8. The Bob Ross of drilling. “Here we have a happy little core and he’s just heading for the center of the lane.”

  9. To determine the PAP don’t you have to have the ball drilled first and roll it to determine your track? How would you determine the PAP before the ball is drilled so they know where to locate the pin when drilling?

    1. Your most used ball is used to track the P.A.P. Then that is applied to the new ball. If it is your very first ball, then I don’t know.

  10. Hi new to the game and only been playing for about a year I average about 176 some times higher and sometimes in to the 200s I have always been a straight ball player but have started to do the hook and finding it much better, anyway I have been watching your videos and very interested it what yous guys say and teach as I love the physics of the hole thing very interesting thanks for your videos will keep watching

  11. Can you look at the track and get an idea of what degree your axis tilt is? Mine looks like the track on this ball but I don’t know what to do with that info.

  12. So much more to it than i thought holy crap. I have a Brunswick Exile that someone gave me on league 2 yrs ago and ive been ripping strikes with it. I cant imagine the damage i would cause down lane with a ball drilled for my hand. Guess its time to find out. Amazing video by the way. Great explaination of everything and easy to understand. Rock on fellow bowlers 🤙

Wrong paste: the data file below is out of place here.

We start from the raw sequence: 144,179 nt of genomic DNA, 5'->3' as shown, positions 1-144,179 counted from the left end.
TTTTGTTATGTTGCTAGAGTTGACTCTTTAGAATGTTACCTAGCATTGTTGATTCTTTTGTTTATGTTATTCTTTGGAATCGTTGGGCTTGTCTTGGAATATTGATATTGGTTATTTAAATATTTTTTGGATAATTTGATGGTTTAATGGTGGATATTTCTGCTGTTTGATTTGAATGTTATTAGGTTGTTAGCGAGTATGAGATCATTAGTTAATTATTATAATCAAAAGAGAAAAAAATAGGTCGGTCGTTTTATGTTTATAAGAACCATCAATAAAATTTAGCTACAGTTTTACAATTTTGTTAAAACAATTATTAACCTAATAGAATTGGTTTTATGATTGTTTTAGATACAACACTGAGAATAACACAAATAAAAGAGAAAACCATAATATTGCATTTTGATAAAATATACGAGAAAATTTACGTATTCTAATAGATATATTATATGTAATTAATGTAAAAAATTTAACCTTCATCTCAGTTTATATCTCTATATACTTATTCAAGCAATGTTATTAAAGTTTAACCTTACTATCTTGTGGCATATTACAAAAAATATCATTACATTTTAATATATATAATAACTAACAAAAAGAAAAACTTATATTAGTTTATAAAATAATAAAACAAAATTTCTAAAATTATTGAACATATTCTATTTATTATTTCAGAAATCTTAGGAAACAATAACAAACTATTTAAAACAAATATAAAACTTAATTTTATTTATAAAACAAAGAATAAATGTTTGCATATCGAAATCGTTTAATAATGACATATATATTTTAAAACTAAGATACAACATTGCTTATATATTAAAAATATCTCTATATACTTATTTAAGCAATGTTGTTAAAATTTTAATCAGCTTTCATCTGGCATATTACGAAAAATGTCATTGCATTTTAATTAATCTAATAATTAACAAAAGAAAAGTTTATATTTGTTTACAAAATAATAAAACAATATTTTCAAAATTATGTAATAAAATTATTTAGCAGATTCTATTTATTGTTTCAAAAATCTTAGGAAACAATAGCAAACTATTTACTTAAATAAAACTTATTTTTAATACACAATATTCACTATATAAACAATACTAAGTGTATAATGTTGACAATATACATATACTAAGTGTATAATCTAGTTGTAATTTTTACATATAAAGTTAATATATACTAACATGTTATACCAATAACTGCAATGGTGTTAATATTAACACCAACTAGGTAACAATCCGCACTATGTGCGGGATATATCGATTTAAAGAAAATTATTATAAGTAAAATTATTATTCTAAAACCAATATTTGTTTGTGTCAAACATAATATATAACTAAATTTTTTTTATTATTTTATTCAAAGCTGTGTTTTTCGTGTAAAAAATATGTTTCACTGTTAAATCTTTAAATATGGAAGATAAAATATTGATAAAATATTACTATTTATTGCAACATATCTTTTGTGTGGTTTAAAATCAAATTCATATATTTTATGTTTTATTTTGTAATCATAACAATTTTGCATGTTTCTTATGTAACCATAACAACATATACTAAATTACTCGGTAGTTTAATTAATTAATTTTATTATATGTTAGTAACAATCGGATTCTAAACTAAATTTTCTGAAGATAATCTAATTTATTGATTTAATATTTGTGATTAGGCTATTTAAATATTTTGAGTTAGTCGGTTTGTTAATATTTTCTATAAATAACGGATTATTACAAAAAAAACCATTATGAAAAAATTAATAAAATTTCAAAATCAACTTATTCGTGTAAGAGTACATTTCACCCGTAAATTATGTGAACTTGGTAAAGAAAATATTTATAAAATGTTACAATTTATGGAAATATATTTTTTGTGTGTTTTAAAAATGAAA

13. The point he made of manipulating the distances from PAP(pos axs pnt) to the pin ,to the beginning track line gives a science to it. You can move leverage on the surfaces to get a ball to stretch it hook start area or shorten it up closer to you. Closer to you might be for a heavier oil pattern. Stretching out the hook start area might be for a more friction condition.(less oil volume.) Then you come to the surface of the ball you can change too.Uuugh! Ball Speed!
    Hand release angles. On and On and On. Confucius says, yeah lets do all that!

  14. I’ve got a question… I have been out of bowling for years, since 2004 to be exact. But I heard someone earlier this bowling season (before the Covid 19 crisis) that the rules had changed and balance holes are now illegal and the side/finger/thumb weight limits had all changed too. But I have not been able to find the answer to this; what about people who owned bowling balls that had balance holes in them prior to the rule change? Would those balls be grandfathered out after a certain amount of time or would they be illegal right from the start?